If you speak to a soft matter physicist these days, within a few minutes the term “active matter” is bound to come up. A material is considered “active” when it burns energy to produce work, just like all sorts of molecular motors, proteins, and enzymes do inside your body. In this study, the scientists are focusing specifically on active polymers. These are long molecules which can burn energy to do physical work. Much of biological active matter is in the form of polymers (DNA or actin-myosin systems for example), and understanding them better would give direct insight into biophysics of all kinds. But polymers are microscopic objects with complex interactions, making them difficult to manipulate directly. To make matters worse, physicists have yet to fundamentally understand the behaviors of active materials, since they do not fit into our existing theories of so-called “passive” systems. In this study, Deblais and colleagues decided to entirely circumvent this problem by working with a much larger and easier-to-study system that behaves similarly to a polymer solution: a mixture of squirming worms in water.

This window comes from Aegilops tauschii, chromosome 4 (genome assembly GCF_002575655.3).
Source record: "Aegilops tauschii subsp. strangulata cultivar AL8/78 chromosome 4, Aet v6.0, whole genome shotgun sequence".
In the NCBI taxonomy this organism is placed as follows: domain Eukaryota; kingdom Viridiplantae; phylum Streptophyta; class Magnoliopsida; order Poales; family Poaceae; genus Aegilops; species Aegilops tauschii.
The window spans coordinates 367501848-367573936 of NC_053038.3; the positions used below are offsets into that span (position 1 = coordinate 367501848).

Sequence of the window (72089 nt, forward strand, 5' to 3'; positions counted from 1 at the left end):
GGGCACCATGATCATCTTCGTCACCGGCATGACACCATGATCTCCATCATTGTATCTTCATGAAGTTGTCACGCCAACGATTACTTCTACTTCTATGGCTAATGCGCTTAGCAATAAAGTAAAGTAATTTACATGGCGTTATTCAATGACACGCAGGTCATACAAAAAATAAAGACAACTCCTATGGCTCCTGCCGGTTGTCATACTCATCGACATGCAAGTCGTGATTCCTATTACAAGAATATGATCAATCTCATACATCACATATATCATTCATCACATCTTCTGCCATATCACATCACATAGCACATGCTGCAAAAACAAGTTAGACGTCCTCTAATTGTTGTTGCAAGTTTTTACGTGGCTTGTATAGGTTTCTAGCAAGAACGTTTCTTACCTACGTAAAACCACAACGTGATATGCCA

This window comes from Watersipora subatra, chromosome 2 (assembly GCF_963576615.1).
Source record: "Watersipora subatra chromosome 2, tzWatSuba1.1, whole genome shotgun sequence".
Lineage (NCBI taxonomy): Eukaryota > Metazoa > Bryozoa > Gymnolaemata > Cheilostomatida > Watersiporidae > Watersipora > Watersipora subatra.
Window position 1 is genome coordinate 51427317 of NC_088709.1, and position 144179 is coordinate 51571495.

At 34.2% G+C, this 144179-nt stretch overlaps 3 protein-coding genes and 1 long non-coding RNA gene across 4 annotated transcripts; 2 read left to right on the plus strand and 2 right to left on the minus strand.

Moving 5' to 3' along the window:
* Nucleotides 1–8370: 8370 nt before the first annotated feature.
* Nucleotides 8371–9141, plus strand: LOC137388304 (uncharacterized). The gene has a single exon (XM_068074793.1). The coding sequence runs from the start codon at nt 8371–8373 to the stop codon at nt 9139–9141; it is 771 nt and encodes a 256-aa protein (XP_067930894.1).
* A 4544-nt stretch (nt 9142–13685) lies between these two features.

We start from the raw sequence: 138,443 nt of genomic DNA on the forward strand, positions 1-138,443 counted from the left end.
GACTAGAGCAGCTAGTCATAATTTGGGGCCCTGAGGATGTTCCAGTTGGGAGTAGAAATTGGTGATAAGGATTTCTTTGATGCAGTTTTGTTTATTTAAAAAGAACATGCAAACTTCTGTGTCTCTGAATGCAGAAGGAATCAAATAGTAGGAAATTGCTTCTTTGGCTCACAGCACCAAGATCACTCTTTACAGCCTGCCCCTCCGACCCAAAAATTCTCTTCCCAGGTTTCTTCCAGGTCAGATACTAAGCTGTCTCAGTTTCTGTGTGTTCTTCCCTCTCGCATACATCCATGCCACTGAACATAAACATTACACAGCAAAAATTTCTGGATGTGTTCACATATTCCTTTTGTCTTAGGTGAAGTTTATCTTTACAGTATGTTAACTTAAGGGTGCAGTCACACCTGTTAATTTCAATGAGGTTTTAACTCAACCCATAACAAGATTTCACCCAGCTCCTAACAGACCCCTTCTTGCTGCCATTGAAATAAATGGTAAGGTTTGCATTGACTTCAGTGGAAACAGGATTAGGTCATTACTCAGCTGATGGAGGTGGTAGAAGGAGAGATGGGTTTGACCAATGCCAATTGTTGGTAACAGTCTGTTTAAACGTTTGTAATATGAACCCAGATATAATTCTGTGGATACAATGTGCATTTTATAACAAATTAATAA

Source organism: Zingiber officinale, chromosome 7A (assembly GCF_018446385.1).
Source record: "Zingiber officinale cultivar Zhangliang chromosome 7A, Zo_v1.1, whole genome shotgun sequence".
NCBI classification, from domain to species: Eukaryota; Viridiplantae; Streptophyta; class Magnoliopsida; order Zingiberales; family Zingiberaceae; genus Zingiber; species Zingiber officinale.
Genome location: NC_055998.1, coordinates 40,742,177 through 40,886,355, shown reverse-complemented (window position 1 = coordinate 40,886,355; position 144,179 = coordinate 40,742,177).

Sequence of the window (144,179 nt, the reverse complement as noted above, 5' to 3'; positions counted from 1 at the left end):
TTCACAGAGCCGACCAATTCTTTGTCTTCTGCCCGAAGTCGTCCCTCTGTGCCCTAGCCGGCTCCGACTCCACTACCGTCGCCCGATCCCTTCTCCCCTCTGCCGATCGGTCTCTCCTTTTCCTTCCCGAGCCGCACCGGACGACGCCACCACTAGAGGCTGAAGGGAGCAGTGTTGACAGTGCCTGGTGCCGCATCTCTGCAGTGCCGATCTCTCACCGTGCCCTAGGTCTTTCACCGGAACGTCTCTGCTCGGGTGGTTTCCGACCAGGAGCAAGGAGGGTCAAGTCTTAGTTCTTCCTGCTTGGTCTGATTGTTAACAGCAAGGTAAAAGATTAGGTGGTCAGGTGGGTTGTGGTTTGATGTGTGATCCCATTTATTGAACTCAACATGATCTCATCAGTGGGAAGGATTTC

We’ve all been there. We try pouring ketchup onto our fries from the bottle, but it doesn’t come out. So we tap the back of the bottle a few times, and suddenly, the ketchup rushes out and your entire meal is covered with it. Why does the ketchup exhibit such behavior?